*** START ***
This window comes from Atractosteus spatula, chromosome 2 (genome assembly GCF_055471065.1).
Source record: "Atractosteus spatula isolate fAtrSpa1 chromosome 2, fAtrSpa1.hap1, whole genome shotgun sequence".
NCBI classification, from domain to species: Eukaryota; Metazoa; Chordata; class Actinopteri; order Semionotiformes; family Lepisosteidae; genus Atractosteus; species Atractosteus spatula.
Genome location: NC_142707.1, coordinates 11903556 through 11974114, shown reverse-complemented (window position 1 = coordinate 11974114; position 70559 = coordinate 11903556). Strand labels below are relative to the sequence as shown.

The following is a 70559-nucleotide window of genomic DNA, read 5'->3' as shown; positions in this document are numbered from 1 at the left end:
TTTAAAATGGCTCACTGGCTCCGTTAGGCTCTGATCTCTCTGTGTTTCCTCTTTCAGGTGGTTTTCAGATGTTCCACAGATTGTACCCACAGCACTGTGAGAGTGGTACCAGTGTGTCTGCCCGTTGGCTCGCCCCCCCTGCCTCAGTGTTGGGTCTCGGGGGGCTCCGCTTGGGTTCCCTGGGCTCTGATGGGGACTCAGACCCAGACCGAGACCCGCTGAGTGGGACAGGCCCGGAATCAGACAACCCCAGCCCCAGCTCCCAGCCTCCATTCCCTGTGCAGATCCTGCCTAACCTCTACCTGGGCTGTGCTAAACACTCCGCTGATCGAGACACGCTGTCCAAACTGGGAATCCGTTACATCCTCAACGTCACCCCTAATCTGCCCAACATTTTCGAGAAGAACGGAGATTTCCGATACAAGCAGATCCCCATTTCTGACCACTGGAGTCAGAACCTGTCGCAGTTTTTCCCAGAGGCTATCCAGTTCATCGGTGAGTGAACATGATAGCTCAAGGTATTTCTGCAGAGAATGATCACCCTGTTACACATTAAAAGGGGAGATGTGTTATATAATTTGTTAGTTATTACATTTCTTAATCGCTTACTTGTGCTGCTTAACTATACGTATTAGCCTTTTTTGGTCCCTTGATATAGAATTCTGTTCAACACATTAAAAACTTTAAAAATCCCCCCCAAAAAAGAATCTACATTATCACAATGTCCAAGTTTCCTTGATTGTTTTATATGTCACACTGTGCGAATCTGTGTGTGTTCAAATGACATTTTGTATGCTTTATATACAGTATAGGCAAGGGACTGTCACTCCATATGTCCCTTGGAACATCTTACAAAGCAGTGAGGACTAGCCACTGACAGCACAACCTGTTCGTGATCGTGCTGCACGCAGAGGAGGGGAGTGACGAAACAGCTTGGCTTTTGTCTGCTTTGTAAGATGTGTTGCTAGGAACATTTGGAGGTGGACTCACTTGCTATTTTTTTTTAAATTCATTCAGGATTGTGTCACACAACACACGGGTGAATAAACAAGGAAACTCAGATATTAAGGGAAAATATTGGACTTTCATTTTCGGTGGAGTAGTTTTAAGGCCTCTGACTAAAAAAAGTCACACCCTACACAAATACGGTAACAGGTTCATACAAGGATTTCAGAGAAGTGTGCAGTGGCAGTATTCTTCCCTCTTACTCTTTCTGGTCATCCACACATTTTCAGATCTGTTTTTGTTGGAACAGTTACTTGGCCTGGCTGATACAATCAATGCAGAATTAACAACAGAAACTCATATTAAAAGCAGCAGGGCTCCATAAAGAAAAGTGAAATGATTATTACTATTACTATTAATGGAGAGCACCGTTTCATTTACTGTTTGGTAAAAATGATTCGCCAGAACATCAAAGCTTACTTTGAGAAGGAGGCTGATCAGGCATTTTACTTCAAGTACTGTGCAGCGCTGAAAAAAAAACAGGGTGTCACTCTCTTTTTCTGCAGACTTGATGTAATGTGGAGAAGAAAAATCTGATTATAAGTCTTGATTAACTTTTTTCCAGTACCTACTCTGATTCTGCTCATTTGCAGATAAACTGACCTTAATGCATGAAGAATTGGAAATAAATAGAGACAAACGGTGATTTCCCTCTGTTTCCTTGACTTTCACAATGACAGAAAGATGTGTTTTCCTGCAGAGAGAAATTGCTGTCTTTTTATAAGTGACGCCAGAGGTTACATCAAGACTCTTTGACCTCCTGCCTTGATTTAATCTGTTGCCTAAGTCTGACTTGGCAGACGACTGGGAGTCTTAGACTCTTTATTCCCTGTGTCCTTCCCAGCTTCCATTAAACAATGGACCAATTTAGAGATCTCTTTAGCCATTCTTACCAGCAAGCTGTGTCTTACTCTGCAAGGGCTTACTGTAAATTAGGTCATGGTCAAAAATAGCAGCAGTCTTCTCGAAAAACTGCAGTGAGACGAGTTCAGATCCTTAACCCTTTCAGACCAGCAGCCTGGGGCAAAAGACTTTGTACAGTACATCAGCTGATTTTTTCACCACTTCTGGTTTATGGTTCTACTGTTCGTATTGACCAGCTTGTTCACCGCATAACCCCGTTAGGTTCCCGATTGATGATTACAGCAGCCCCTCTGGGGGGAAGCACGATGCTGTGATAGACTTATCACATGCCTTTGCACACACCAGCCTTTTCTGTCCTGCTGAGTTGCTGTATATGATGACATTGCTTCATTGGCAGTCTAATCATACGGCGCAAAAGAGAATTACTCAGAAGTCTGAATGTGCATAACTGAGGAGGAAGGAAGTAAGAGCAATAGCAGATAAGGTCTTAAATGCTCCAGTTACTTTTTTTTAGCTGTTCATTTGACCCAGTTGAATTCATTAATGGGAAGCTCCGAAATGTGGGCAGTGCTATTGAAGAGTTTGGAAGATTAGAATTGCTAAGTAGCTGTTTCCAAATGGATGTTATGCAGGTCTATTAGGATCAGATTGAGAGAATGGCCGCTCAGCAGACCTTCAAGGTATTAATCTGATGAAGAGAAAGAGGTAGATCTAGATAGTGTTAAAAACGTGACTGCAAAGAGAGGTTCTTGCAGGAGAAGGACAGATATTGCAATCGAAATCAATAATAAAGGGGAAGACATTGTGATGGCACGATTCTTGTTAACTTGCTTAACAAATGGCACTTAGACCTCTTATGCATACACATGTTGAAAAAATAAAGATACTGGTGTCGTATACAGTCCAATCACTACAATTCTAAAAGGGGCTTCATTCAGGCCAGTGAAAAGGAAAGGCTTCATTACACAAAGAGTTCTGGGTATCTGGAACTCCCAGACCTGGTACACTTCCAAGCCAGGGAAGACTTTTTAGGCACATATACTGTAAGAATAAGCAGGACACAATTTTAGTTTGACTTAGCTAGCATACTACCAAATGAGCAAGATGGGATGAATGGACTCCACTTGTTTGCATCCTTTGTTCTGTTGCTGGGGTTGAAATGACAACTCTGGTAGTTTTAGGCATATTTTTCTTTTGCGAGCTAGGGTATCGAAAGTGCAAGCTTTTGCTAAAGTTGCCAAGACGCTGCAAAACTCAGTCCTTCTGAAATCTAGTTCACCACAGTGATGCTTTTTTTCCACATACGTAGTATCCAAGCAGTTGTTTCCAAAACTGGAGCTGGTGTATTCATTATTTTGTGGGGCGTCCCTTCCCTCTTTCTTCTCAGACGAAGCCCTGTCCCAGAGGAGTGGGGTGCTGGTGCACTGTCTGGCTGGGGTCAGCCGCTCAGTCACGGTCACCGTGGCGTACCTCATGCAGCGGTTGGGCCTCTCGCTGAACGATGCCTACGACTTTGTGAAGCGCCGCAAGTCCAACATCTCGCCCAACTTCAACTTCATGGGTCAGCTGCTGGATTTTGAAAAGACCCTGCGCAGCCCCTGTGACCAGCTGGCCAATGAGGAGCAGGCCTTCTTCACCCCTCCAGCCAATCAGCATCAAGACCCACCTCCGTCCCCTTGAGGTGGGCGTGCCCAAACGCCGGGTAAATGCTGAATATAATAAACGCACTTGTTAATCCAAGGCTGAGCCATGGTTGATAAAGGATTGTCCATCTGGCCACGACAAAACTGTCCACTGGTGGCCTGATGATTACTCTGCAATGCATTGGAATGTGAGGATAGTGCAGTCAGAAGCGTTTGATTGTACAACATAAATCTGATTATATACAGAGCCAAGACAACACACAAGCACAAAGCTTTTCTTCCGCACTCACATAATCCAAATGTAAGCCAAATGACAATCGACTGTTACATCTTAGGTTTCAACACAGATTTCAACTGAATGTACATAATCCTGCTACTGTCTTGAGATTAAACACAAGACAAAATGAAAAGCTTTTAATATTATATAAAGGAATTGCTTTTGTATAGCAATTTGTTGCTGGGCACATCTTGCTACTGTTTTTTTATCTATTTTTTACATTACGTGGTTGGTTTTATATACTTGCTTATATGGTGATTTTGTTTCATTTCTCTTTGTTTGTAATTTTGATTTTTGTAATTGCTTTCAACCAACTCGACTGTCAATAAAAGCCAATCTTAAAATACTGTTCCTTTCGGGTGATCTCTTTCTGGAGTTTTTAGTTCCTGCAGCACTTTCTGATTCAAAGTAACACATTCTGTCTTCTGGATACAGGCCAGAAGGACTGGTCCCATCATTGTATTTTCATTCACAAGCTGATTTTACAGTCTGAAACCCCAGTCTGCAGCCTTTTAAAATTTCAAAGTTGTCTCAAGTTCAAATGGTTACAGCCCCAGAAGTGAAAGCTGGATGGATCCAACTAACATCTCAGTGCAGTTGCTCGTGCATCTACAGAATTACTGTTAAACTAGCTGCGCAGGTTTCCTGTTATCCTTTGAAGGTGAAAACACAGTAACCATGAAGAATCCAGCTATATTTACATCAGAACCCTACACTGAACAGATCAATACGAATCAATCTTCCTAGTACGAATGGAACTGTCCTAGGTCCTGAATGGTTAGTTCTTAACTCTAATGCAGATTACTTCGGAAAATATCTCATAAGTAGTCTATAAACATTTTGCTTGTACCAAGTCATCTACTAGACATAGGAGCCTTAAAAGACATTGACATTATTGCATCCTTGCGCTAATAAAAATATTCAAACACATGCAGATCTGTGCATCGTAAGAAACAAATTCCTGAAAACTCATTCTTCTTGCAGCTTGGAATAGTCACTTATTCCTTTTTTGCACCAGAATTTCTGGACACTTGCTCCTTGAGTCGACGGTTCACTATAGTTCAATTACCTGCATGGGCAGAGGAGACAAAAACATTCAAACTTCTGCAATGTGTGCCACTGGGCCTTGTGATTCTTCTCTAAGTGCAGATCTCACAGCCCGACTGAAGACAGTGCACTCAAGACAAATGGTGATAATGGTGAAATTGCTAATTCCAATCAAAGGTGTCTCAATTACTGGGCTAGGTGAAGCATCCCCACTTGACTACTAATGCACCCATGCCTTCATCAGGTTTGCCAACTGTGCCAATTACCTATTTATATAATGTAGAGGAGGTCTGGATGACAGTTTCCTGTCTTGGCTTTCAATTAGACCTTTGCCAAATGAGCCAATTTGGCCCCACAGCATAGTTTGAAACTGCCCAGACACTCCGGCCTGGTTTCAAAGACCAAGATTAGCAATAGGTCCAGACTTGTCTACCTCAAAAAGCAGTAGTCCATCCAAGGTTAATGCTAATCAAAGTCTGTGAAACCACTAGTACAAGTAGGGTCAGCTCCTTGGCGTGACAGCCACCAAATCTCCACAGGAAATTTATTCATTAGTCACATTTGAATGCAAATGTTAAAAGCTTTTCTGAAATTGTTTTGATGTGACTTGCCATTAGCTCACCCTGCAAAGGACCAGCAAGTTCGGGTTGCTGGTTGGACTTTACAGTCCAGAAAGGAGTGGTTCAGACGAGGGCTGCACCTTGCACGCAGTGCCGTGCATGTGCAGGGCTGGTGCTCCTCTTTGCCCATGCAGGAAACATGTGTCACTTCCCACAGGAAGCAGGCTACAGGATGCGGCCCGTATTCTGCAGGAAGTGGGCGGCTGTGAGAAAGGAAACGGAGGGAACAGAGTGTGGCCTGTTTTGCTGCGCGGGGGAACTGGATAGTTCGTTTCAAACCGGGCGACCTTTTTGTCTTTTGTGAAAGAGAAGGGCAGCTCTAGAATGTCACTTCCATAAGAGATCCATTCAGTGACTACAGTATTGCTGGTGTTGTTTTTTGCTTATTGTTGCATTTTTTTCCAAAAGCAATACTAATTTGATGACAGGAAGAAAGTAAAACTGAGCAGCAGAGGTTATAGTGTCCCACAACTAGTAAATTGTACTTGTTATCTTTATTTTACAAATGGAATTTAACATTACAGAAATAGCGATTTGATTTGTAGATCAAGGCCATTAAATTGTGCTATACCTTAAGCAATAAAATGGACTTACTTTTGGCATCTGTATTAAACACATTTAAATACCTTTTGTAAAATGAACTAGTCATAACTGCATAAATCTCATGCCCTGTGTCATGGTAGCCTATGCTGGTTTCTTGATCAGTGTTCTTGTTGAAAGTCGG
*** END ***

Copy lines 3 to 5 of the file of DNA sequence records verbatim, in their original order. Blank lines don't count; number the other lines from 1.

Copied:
NCBI classification, from domain to species: Eukaryota; Metazoa; Chordata; class Actinopteri; order Semionotiformes; family Lepisosteidae; genus Atractosteus; species Atractosteus spatula.
Genome location: NC_142707.1, coordinates 11903556 through 11974114, shown reverse-complemented (window position 1 = coordinate 11974114; position 70559 = coordinate 11903556). Strand labels below are relative to the sequence as shown.

The following is a 70559-nucleotide window of genomic DNA, read 5'->3' as shown; positions in this document are numbered from 1 at the left end: